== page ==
If you love Sci-Fi, you’ve probably at least heard of Tor Books, a Macmillan imprint catering to the geek crowd. But even if you don’t know what the Prime Directive is, Tor Books is interesting for a very important reason: they have a no-DRM policy on all of their books. DRM stands for Digital Rights Management, and it is (to be completely unbiased) a way for a publisher to deny you your fair-use rights. Want to read the book you purchased on multiple devices, or listen to that song on a device that doesn’t talk to iTunes? DRM aims to make that impossible, and at least succeeds in making it annoying.
Everyone – except publishers and some artists – hates DRM. Mostly because it makes it harder to do things you are legally allowed to do, but also because DRM makes the assumption that you, the person who bought a book or song, is a criminal. You can’t be trusted with this precious content, you see, so it has to be wrapped in chains. Because DRM is so universally loathed – and so universally useless – most industries are moving away from it. Apple no longer uses DRM on songs purchased through iTunes, and Amazon lets you download plain old MP3 files from their music store. And many eBooks – all of mine included – are DRM-free.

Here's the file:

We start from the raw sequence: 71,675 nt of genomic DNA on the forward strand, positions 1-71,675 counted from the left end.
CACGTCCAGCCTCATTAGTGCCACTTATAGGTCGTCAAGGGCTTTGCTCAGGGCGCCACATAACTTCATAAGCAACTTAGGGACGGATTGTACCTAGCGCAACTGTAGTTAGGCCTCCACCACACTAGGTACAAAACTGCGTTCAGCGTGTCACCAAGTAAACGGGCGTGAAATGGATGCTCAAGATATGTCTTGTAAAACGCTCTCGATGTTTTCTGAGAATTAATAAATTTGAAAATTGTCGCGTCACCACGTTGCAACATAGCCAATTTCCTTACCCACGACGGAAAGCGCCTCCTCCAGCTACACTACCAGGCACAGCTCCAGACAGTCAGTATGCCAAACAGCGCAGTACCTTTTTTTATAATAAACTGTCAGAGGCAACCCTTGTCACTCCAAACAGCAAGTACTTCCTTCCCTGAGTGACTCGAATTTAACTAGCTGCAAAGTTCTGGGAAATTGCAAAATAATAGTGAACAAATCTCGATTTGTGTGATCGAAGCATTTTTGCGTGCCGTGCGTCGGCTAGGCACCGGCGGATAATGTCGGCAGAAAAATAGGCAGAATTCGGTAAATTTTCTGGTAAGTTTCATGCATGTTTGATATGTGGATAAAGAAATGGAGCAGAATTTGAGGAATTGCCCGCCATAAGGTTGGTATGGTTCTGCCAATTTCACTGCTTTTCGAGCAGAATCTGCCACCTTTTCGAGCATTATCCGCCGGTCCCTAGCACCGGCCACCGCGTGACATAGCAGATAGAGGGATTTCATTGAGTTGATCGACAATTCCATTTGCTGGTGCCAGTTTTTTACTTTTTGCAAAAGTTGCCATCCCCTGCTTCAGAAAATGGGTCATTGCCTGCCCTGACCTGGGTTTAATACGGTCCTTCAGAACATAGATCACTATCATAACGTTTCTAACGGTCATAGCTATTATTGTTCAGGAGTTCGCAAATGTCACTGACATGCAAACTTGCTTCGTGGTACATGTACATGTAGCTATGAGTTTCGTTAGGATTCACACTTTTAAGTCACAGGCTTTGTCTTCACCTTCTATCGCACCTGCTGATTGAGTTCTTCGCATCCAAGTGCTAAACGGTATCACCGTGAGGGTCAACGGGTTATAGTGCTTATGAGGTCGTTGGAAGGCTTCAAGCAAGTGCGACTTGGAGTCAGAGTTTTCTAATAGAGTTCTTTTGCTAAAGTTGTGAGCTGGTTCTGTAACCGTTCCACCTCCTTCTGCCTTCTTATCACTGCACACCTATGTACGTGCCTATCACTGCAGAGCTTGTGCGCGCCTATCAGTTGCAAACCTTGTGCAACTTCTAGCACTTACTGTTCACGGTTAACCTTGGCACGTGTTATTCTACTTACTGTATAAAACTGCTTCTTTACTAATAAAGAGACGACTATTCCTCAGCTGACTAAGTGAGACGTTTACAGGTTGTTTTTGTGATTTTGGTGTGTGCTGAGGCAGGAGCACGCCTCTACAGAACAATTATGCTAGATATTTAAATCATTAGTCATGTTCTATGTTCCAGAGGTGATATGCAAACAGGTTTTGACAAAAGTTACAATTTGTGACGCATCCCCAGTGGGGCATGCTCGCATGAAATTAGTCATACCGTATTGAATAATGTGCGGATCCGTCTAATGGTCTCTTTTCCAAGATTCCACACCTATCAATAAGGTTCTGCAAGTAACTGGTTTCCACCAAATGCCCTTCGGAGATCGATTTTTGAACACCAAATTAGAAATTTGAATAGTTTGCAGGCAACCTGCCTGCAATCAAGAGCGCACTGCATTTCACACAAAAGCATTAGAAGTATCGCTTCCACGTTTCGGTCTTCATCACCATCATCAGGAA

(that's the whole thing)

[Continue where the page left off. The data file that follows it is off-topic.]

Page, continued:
Tor was one of the first “major” publishers to take a stance against DRM. This was a smart move, because their audience tends to be more technical, and technical people hate DRM even more than most. Hachette UK, however, is somewhat less enlightened. They refuse to release any book without DRM. They have also announced that they will no longer acquire any books with any DRM-free edition, anywhere in the world. And now they’ve sent a letter to their authors, insisting that DRM be used to “protect” books … published by other houses.
In one letter, Hachette has stated that 1: they hate their customers, and 2: they believe in magic. It’s amazing to watch the publishing industry go through the exact same convulsions that the music industry experienced a decade ago. It’s like they haven’t learned anything.